The Lafayette Planning Commission and Design Review Commission got its first look Monday night at a revised proposal for a housing development at the northwest corner of Mt. Diablo Boulevard and Dolores Drive.
The proposal by Lennar Homes would place 70 condominiums and a 4,500-square-foot restaurant on the 2.2-acre site.
The revised proposal received general praise from city planners as well as commissioners, although they still had concerns and suggestions.
“We are pleased with the direction of this project,” said City Planning and Building Director Niroop Srivatsa.
Commissioners said they were happy with the revisions, but they also said the number of units might have to be reduced.
Design Review Commissioner Bob Cleaver said he felt the design was “too urban” for the west end of town.
“It needs to be a little softer,” he said.
The developer will now revise its plans furthur and bring them back to the commissions.
It called for 47 townhouses in four clusters on the 2.2-acre property. Eight of the units would have needed an exemption from the city’s 35-foot height limit.
The project was criticized by commissioners and residents as being too dense as well as creating traffic and parking problems.
On Monday night, Lennar Homes brought back the revised proposal that was described by city planners as a “complete redesign.”
The new proposal increases the number of units to 70, but they are stacked flats in three 3-story buildings over a basement garage. The units would be one, two and three-bedroom residences. None of the structures would be higher than 35 feet.
The proposed development would have a 4,500-square-foot restaurant at the corner of Mt. Diablo and Dolores where Celia’s Mexican restaurant now sits. The developers called it a potential “gateway” to the western end of Lafayette.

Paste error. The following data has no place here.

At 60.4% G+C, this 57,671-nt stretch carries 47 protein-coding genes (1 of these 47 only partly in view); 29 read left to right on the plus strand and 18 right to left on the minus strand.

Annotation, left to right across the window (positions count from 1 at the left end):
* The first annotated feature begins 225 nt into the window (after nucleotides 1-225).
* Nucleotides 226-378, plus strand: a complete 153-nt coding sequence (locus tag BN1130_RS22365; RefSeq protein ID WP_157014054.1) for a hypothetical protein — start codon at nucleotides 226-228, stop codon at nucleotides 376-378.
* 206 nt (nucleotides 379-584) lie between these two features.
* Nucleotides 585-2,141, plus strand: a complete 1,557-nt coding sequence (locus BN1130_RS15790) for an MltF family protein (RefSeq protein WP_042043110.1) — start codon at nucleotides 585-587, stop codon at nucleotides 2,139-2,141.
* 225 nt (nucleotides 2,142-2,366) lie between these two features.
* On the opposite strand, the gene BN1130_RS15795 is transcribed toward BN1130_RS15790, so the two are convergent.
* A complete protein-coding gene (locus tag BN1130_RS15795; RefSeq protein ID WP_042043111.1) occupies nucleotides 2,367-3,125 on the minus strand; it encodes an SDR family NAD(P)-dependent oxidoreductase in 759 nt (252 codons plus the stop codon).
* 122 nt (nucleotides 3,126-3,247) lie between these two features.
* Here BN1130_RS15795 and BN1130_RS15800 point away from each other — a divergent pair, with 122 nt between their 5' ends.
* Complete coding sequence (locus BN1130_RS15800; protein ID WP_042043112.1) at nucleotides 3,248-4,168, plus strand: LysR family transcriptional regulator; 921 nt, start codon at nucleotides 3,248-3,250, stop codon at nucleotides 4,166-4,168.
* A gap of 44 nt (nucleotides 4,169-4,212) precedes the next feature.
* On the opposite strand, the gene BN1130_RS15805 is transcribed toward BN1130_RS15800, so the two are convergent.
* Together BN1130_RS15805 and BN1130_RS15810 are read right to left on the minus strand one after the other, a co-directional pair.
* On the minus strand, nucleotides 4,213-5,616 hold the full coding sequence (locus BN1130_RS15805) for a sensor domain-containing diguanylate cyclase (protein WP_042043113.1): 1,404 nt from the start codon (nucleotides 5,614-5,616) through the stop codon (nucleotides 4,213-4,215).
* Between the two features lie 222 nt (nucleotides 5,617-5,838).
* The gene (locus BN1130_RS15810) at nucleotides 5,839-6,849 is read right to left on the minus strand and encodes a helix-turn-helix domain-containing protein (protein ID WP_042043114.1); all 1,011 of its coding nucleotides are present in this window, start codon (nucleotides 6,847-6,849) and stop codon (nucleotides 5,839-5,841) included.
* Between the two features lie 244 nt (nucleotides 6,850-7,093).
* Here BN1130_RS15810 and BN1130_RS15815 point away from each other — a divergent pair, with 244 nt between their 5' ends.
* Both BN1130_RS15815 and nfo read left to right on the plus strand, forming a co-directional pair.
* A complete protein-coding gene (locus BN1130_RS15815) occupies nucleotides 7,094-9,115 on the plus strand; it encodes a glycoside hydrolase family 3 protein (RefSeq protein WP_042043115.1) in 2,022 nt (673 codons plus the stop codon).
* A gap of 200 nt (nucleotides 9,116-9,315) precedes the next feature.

Chuck Tang of Studio T-SQ, which is working with Lennar Homes on the project, said the developers incorporated the feedback from the September meeting into the new design.
“We took those comments to heart,” he said. “The constructive criticism you gave us has made the project better.”
Lennar representatives said they have invested more money into the project, especially with a new podium design.
They added they are open to more revisions.
“There’s still a lot of work in front of us,” said one representative.
Five people spoke during the public comments.
Three of them were still critical of the project.
Ty Allison said the development would be “disastrous to small town Lafayette.”
He called it an “overblown development” that would make traffic even worse on Mt. Diablo Boulevard.
“To me, this is completely astonishing,” said Allison. “The sentiment in town is against these types of development.”
Guy Atwood questioned why the number of units had been increased by 50 percent since the September meeting. He also was concerned about how cars would get in and out of the development.
Kelly Stough of Diamond K Supply said she wanted it noted that their business has been across the street from the site for the past 75 years. She said the store wants to be sure they aren’t asked to change their operations should a residential project be built on the property.
Emily Blanck told commissioners her family moved from Lafayette to Moraga 22 years. She said she and her husband would like to move back to Lafayette now that they are empty nesters and they are looking for a condominium.“I encourage you to consider this or some other condominium facility downtown,” she said.